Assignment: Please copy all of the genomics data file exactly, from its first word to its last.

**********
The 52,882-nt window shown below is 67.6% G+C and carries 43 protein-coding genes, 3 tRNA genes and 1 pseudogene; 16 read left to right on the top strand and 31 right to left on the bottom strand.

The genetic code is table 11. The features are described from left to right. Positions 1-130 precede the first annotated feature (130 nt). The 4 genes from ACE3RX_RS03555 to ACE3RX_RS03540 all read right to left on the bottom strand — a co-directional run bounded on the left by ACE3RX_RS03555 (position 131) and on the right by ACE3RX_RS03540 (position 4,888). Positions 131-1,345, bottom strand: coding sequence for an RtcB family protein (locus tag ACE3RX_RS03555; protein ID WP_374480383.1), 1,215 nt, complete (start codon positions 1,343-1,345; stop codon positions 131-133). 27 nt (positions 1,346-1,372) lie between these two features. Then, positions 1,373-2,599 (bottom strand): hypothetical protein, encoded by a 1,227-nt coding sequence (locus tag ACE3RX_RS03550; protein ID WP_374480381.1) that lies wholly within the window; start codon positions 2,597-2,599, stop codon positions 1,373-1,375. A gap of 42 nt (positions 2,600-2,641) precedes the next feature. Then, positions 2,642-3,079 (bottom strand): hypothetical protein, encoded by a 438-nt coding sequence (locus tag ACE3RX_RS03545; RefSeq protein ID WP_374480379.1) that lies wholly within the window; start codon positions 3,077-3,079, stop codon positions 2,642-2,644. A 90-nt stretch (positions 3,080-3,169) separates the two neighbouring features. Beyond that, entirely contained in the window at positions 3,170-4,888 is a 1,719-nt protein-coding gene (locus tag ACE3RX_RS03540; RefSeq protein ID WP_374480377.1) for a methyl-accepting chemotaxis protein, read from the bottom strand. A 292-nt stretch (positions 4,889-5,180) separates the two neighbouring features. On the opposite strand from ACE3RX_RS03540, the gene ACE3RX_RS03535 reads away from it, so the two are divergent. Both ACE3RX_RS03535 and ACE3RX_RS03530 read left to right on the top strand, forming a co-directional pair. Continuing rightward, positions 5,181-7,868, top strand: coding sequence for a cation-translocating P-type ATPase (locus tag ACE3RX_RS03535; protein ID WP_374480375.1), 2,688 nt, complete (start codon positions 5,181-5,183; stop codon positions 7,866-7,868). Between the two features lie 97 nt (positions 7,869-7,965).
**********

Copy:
The 52,882-nt window shown below is 67.6% G+C and carries 43 protein-coding genes, 3 tRNA genes and 1 pseudogene; 16 read left to right on the top strand and 31 right to left on the bottom strand.

The genetic code is table 11. The features are described from left to right. Positions 1-130 precede the first annotated feature (130 nt). The 4 genes from ACE3RX_RS03555 to ACE3RX_RS03540 all read right to left on the bottom strand — a co-directional run bounded on the left by ACE3RX_RS03555 (position 131) and on the right by ACE3RX_RS03540 (position 4,888). Positions 131-1,345, bottom strand: coding sequence for an RtcB family protein (locus tag ACE3RX_RS03555; protein ID WP_374480383.1), 1,215 nt, complete (start codon positions 1,343-1,345; stop codon positions 131-133). 27 nt (positions 1,346-1,372) lie between these two features. Then, positions 1,373-2,599 (bottom strand): hypothetical protein, encoded by a 1,227-nt coding sequence (locus tag ACE3RX_RS03550; protein ID WP_374480381.1) that lies wholly within the window; start codon positions 2,597-2,599, stop codon positions 1,373-1,375. A gap of 42 nt (positions 2,600-2,641) precedes the next feature. Then, positions 2,642-3,079 (bottom strand): hypothetical protein, encoded by a 438-nt coding sequence (locus tag ACE3RX_RS03545; RefSeq protein ID WP_374480379.1) that lies wholly within the window; start codon positions 3,077-3,079, stop codon positions 2,642-2,644. A 90-nt stretch (positions 3,080-3,169) separates the two neighbouring features. Beyond that, entirely contained in the window at positions 3,170-4,888 is a 1,719-nt protein-coding gene (locus tag ACE3RX_RS03540; RefSeq protein ID WP_374480377.1) for a methyl-accepting chemotaxis protein, read from the bottom strand. A 292-nt stretch (positions 4,889-5,180) separates the two neighbouring features. On the opposite strand from ACE3RX_RS03540, the gene ACE3RX_RS03535 reads away from it, so the two are divergent. Both ACE3RX_RS03535 and ACE3RX_RS03530 read left to right on the top strand, forming a co-directional pair. Continuing rightward, positions 5,181-7,868, top strand: coding sequence for a cation-translocating P-type ATPase (locus tag ACE3RX_RS03535; protein ID WP_374480375.1), 2,688 nt, complete (start codon positions 5,181-5,183; stop codon positions 7,866-7,868). Between the two features lie 97 nt (positions 7,869-7,965).